Now, if I had to nitpick, I would say that some of the schmaltz and polish of the era is still reflected in some of the slower-paced ballads like “Sleeping Heart” and “Bye Bye Baby Blues.” It can also become a bit too comfortable and formulaic after a while in the way it typically follows a more delicate-sounding cut with a jumpier one, which can range from the excellent title track to a more jerky throwaway cut like “Drops of Water.”
But I’d also say Wynonna as a vocal presence is easily capable of playing to both mediums effectively. I’ve always preferred her more naturally moody, sullen tone that lends a lot of naturally heartbreaking ethos to a song like “Mr. Pain,” or a more desperate urgency to songs like the title track or “Mama He’s Crazy.” But she’s always confidently in control of the recording, which helps supplement this album’s general tempered feel and adds a genuine sense of thankfulness to a track like “Love is Alive” that would have come across as cheesy in lesser hands.
Ironic, though, because it when it comes to the actual writing here, this album often finds itself on the losing side of love. It’s definitely the sort of album that prioritizes its performances over the actual content itself, given that it can feel a tad conventional in its scenes and sentiments overall. But here, that mostly works. The title track really is a classic, not only for its excellent groove and stirring hook made better by its performance, but for its confident plea for something more that likely isn’t going to come. And I’d say that constant search is what informs the album at large – in scenes where the idea of perfect love was found only to be lost again and stings all the worse because of it (“Mr. Pain”), and in ones where sifting through the aftermath of that can take its toll on one’s own recovery. It’s hardly a dark album, per se, mostly due to an abundance of upbeat, faster-paced moments that could double as kiss-offs to what once was in finding a way to heal. And I certainly wouldn’t have minded them trending in that darker direction had they wished.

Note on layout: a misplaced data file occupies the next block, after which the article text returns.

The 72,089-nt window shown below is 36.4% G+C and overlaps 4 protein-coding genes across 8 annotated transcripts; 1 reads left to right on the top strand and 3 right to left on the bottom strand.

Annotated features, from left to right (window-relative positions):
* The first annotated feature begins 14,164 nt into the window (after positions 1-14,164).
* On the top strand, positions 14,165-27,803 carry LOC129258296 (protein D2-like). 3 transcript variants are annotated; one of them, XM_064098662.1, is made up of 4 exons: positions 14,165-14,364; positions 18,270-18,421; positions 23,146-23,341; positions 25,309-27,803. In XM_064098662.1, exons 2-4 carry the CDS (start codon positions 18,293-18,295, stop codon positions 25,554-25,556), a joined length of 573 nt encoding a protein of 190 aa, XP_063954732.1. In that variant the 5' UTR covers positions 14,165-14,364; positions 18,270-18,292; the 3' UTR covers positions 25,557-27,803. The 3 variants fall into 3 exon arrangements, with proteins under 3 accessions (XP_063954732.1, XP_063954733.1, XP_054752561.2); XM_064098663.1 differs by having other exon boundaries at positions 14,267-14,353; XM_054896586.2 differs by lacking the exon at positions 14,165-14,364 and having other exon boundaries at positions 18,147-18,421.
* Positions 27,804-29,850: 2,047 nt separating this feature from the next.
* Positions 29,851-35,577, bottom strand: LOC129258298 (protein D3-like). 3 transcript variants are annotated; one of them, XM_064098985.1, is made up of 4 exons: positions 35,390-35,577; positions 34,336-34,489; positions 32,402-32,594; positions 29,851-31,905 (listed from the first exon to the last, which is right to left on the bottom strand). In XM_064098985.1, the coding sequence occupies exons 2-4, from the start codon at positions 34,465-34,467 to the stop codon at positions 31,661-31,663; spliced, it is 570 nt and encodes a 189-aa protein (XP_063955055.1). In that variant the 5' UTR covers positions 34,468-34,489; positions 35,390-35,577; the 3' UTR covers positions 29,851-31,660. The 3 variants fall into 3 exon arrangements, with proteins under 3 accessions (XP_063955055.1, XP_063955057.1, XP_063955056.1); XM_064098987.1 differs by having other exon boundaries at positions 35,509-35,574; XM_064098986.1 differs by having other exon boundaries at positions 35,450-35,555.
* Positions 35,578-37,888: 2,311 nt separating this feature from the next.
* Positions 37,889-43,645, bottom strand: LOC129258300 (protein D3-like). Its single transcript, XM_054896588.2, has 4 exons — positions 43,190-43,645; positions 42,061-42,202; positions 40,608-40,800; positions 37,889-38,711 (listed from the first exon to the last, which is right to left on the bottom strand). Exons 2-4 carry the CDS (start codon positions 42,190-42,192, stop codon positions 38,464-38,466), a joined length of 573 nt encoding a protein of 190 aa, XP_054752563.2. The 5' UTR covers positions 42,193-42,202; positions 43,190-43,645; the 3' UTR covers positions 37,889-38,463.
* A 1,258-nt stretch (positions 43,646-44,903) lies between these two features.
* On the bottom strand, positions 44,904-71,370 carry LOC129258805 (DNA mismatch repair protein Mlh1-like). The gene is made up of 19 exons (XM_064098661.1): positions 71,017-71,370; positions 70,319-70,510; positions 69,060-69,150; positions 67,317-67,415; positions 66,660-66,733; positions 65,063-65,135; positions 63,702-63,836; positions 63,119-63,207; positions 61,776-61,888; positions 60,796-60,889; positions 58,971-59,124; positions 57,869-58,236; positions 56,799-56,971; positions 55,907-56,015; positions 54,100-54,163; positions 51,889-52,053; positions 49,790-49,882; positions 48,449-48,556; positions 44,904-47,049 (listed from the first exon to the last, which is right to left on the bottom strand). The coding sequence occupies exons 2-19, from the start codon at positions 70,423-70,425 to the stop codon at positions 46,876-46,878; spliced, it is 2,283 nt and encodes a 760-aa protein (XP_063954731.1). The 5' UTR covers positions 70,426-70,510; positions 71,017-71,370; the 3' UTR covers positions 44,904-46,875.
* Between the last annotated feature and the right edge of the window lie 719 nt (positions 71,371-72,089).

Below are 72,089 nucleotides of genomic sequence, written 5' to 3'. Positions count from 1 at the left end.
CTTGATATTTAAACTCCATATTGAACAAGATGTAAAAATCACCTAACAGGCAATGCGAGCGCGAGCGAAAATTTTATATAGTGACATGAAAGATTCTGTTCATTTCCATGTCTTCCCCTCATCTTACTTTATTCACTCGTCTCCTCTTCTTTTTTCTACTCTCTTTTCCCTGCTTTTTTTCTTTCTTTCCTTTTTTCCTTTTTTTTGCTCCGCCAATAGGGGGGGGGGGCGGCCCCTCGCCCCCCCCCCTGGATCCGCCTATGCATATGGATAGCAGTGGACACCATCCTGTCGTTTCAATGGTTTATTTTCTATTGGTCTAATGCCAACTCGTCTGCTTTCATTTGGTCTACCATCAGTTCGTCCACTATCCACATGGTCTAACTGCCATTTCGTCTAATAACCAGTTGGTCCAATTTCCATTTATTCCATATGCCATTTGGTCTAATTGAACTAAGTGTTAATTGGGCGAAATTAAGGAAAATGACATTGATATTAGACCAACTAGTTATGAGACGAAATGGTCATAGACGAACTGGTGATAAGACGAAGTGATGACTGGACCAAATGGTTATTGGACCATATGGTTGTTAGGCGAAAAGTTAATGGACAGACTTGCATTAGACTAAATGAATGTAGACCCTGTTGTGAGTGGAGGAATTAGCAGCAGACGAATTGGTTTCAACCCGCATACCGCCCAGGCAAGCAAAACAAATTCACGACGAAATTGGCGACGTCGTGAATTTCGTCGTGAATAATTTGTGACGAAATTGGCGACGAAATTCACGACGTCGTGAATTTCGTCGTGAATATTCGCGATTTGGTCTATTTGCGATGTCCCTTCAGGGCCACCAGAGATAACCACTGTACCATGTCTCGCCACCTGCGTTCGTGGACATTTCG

If anything, however, it’s what makes the few moments of stability in “Love is Alive” and “Mama He’s Crazy” work better. The love may not be perfect, but if it brings personal happiness and fulfillment, that’s worth cherishing all the more anyway. As a whole, then, by adopting its own focus, Why Not Me not only helped get the ball rolling for the Judds, for country music duos, and the general sonic direction, but has also held up remarkably well for its timeless simplicity – enough to where you wouldn’t think such an intentionally breezy, straightforward release could have so much impact. But it did, and I’d certainly pick it on a rainy day or when the nights get cold anytime.
Join me next time, where we’ll continue our discussion of expression and individuality with a turning-point in one artist’s career for the better: Reba McEntire’s My Kind of Country.
2 thoughts on “World Records, No. 15: The Judds, ‘Why Not Me’ (1984)”
Very nice thorough look at an important pair in country music. Never heard of a mini LP ?before!
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It’s basically like what the EP is considered today!